Say What? Georgia’s Rejected Hemp Plan And What It Means For Growers In 2020

by Mark Yurachek

Recently, the AJC published this article indicating that Georgia’s Industrial Hemp Plan needed to be revised before it would be approved by the USDA, thus opening the door for Georgia to issue licenses to grow hemp. So what does that mean for hemp production in Georgia?

According to Gary Black, Georgia’s Commissioner of Agriculture, what it means is that Georgia farmers will have to wait to grow hemp until the state’s plan is approved. The plan was sent back because it failed to certify that it had the resources and personnel necessary to implement its plan and Georgia did not do that. Why? Because nobody budgeted money for doing so (it says so right in the plan). No problem, right? Commissioner Black would just go back and request $1.6 million in state funds to implement the program over the next two years. Only, that’s the problem. Specifically, tax revenue is not growing fast enough and Georgia is currently in a budget crunch, with all government departments, including the GDA, being ordered to slash their budgets in a state which has never been shy about shooting itself in the foot if it means not creating additional taxes.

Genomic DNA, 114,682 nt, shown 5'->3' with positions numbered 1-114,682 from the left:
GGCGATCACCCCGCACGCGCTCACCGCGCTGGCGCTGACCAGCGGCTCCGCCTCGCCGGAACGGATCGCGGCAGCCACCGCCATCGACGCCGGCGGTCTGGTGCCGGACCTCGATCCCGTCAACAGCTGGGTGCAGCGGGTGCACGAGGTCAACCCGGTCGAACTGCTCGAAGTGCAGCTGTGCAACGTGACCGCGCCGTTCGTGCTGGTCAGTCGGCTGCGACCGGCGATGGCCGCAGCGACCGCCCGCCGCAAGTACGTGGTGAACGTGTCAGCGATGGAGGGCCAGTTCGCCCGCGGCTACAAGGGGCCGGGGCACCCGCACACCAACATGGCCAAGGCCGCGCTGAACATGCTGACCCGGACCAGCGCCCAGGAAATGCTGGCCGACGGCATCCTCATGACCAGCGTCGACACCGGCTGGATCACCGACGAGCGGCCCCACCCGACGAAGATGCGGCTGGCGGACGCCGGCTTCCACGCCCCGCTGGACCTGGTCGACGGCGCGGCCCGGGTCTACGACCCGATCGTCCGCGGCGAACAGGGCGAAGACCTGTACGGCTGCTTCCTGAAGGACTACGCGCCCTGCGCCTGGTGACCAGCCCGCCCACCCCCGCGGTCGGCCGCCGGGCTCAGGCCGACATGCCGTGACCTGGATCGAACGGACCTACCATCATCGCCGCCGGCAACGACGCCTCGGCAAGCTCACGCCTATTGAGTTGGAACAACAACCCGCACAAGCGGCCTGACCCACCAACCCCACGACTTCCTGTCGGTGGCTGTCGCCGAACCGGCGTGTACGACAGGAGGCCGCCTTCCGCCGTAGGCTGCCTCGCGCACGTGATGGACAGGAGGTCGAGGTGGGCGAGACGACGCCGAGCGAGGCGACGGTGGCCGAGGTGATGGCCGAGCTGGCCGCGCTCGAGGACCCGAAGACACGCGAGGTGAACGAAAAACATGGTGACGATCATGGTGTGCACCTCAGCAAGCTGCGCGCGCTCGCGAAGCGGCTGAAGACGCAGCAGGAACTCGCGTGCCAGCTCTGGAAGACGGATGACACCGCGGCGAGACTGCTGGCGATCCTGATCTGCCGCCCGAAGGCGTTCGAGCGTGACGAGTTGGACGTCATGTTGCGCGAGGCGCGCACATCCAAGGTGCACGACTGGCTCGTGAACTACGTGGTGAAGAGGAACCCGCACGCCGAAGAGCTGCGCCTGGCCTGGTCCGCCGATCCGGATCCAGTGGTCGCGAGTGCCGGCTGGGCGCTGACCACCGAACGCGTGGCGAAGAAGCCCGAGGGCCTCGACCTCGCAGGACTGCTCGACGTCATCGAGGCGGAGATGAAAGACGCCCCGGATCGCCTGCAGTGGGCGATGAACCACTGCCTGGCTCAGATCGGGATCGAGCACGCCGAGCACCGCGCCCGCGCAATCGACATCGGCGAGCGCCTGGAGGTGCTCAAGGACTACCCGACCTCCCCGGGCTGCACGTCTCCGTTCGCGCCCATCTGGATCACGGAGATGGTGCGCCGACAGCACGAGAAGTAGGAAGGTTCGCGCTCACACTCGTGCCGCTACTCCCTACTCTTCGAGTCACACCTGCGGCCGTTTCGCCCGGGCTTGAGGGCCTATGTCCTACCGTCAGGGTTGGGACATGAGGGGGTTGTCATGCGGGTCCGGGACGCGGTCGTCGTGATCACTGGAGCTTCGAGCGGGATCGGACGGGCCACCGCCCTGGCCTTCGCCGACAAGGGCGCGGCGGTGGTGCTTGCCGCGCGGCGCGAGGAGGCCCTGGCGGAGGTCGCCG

So, it seems possible, maybe likely, that Georgia will not be able to make the necessary changes to its Industrial Hemp Plan to gain approval from the USDA in time for the 2020 growing season, since “the necessary edits cannot be fulfilled within the current statutes of the Georgia Hemp Farming Act and the 2020 budget.” What caught my eye is that Commissioner Black stated that that means that there will be no legal hemp growing in Georgia in 2020.

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